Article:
"A law passed by the seventy-second Congress over a year ago was the initial step, providing the methods, conditions and circumstances under which our promise was to be fulfilled. That Act provided that the United States would retain the option of keeping certain military and naval bases in the Islands after actual independence had been accomplished.
"As to the military bases, I recommend that this provision be eliminated from the law and that these bases be relinquished simultaneously with the accomplishment of final Philippine independence.
"As to the naval bases, I recommend that the law be so amended as to provide for the ultimate settlement of this matter on terms satisfactory to our own Government and that of the Philippine Islands.
"I do not believe that other provisions of the original law need be changed at this time. Where imperfections or inequalities exist, I am confident that they can be corrected after proper hearing and in fairness to both peoples."
In this spirit of compromise, Congress passed the Tydings-McDuffie Act which was signed by Roosevelt on March 24, 1934. It was adopted by the Philippine Legislature on May 1, which also passed an act providing for the election of delegates to a Constitutional Convention. By Feb. 8, 1935, a Philippine Constitution had been adopted, and on March 23, 1935, President Roosevelt certified to Congress that the new Constitution conformed substantially with the provisions of the Tydings-McDuffie Act.
The new President of the Philippines, Manuel Quezon, was inaugurated on Nov. 15, and he visited Washington to attend a conference with the Interdepartmental Committee which Roosevelt had created to plan for preferential trade arrangements with the Philippines. Also on Nov. 15, in honor of the new commonwealth, the U.S. Post Office inaugurated the Trans-Pacific Sky Mail service from San Francisco to the Philippines.
But there were other, less joyful, events which ultimately concerned the Philippines and commanded Roosevelt's attention. Japan had embarked on a war of aggression, and it resented U.S. policy towards its conquest of Manchuria. President Hoover's Secretary of State, Henry L. Stimson, had developed the "Stimson Doctrine" which refused to recognize the Japanese conquests in Manchuria, and this doctrine was upheld by Roosevelt. In early 1933, the Japanese Army was sweeping toward the Great Wall of China, and by May, had reached a position just 13 miles from Peking.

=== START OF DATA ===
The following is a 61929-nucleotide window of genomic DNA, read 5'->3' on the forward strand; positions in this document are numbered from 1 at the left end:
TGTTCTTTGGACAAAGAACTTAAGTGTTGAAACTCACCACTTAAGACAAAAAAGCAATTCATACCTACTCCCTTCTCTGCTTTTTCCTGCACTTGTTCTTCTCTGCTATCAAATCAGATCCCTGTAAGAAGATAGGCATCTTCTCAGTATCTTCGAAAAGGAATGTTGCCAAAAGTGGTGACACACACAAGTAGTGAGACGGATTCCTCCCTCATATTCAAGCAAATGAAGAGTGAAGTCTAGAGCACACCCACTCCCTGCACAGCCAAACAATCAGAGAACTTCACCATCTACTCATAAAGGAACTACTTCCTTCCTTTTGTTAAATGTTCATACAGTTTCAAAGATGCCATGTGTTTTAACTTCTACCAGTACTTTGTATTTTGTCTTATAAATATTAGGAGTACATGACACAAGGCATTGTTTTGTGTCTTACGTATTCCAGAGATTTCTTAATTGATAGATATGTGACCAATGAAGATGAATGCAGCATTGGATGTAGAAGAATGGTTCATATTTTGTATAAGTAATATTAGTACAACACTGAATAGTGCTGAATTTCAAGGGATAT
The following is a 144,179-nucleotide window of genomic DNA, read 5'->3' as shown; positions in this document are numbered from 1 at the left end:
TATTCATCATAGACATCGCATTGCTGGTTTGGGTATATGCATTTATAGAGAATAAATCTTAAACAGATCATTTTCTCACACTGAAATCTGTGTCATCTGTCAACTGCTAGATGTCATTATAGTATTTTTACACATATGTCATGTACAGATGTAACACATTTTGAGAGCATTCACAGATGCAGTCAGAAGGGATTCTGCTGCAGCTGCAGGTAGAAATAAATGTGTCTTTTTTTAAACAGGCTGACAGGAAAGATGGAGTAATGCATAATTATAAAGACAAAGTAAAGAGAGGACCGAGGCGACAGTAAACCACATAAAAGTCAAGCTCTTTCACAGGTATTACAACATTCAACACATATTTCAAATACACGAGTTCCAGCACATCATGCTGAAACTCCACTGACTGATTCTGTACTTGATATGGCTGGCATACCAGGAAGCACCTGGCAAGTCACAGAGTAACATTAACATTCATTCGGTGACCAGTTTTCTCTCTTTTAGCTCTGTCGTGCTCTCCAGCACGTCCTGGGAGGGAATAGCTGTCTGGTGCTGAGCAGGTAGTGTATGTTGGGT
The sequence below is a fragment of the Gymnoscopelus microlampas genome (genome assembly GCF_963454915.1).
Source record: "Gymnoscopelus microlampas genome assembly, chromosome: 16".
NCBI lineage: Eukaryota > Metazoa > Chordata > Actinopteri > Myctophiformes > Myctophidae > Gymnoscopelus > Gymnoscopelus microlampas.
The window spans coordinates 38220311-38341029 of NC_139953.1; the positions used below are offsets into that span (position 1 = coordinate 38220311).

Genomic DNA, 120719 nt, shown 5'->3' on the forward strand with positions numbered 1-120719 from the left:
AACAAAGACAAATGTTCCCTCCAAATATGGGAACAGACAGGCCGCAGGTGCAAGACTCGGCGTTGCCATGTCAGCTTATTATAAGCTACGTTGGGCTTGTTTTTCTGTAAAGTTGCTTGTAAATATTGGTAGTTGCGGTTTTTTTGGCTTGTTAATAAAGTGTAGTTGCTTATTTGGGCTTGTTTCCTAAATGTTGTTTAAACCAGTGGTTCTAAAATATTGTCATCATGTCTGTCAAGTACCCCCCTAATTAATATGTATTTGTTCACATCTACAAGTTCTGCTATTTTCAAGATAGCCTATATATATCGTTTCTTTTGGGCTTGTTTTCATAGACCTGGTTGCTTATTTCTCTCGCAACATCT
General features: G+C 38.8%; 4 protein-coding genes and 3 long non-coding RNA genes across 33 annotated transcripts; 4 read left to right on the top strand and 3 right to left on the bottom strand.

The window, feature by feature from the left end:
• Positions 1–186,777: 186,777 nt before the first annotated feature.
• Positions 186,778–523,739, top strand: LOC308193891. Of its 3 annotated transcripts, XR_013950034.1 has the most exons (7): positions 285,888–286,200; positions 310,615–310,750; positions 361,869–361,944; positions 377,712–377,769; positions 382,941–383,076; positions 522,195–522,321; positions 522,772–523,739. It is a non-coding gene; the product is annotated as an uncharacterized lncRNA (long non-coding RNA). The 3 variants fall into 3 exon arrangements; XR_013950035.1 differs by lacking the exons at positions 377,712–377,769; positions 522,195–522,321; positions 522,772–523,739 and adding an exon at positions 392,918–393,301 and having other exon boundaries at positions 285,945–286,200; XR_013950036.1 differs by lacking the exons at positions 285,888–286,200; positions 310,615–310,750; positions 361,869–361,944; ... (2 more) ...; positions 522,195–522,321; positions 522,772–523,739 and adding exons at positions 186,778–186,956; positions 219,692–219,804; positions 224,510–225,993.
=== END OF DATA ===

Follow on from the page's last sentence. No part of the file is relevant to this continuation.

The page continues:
During the early part of the 20th Century, Japan had been allied with Great Britain, and had developed plans for its navy to attack Hawaii and the Philippines. In the 1930s, these plans were still on the table, and they were mentioned in many Japanese magazines. In 1934, Naval Intelligence sent President Roosevelt a Japanese comic book which opened with an attack on Pearl Harbor and ended with a scene in the White House where the Japanese were dictating the terms of peace. Japan had been censured by the League of Nations for its action in Manchuria, but much of its resentment was focussed on the United States and the Stimson Doctrine.
In 1935, Gen. Douglas MacArthur's commission as Chief of the General Staff in Washington expired, after a one-year extension which Roosevelt had granted. In view of the situation in Asia, the President appointed MacArthur as head of the American military mission to the Philippines. MacArthur's father, Arthur MacArthur, had fought in the Philippines during the Spanish-American War and was briefly its governor during 1900-1901. Douglas MacArthur himself had served two Army tours of duty in the Philippines, one just after his graduation from West Point, and the other during 1922-1925 as commander of U.S. forces. Upon his arrival in the islands, he established a military training and defense plan, and, in 1936, became Field Marshall of the Philippine Army.
On Dec. 9, 1935, the University of Notre Dame sponsored a special convocation in honor of the new Commonwealth of the Philippines, and awarded President Roosevelt an honorary degree. During his acceptance speech, Roosevelt stated that America had "chosen the right course with respect to the Philippine Islands. Through our power we have not sought more power. Through our power we have sought to benefit others."
The Republic of the Philippines declared its independence on July 4, 1946.